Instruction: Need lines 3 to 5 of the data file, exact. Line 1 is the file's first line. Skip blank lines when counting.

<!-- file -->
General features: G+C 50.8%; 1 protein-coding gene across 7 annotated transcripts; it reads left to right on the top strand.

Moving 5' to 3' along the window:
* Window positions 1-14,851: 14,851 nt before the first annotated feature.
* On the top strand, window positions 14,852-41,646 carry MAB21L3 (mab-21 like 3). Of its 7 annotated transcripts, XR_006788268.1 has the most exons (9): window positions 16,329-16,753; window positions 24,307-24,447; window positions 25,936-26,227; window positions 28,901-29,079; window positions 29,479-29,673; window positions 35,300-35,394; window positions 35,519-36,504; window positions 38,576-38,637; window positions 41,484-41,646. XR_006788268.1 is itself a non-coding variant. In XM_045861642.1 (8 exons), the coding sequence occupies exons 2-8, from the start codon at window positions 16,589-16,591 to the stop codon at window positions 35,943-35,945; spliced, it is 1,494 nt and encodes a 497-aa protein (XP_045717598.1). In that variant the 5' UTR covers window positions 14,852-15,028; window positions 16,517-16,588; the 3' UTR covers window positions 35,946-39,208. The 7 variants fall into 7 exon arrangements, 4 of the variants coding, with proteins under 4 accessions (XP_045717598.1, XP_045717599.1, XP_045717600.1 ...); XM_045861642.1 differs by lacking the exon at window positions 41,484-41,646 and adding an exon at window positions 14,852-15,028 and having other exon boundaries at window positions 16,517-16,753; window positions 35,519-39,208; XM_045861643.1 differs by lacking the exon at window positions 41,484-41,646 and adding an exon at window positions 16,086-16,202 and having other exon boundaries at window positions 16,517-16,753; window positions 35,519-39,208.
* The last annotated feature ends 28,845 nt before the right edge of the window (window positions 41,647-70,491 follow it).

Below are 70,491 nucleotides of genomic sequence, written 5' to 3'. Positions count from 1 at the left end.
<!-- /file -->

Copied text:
* Window positions 1-14,851: 14,851 nt before the first annotated feature.
* On the top strand, window positions 14,852-41,646 carry MAB21L3 (mab-21 like 3). Of its 7 annotated transcripts, XR_006788268.1 has the most exons (9): window positions 16,329-16,753; window positions 24,307-24,447; window positions 25,936-26,227; window positions 28,901-29,079; window positions 29,479-29,673; window positions 35,300-35,394; window positions 35,519-36,504; window positions 38,576-38,637; window positions 41,484-41,646. XR_006788268.1 is itself a non-coding variant. In XM_045861642.1 (8 exons), the coding sequence occupies exons 2-8, from the start codon at window positions 16,589-16,591 to the stop codon at window positions 35,943-35,945; spliced, it is 1,494 nt and encodes a 497-aa protein (XP_045717598.1). In that variant the 5' UTR covers window positions 14,852-15,028; window positions 16,517-16,588; the 3' UTR covers window positions 35,946-39,208. The 7 variants fall into 7 exon arrangements, 4 of the variants coding, with proteins under 4 accessions (XP_045717598.1, XP_045717599.1, XP_045717600.1 ...); XM_045861642.1 differs by lacking the exon at window positions 41,484-41,646 and adding an exon at window positions 14,852-15,028 and having other exon boundaries at window positions 16,517-16,753; window positions 35,519-39,208; XM_045861643.1 differs by lacking the exon at window positions 41,484-41,646 and adding an exon at window positions 16,086-16,202 and having other exon boundaries at window positions 16,517-16,753; window positions 35,519-39,208.
* The last annotated feature ends 28,845 nt before the right edge of the window (window positions 41,647-70,491 follow it).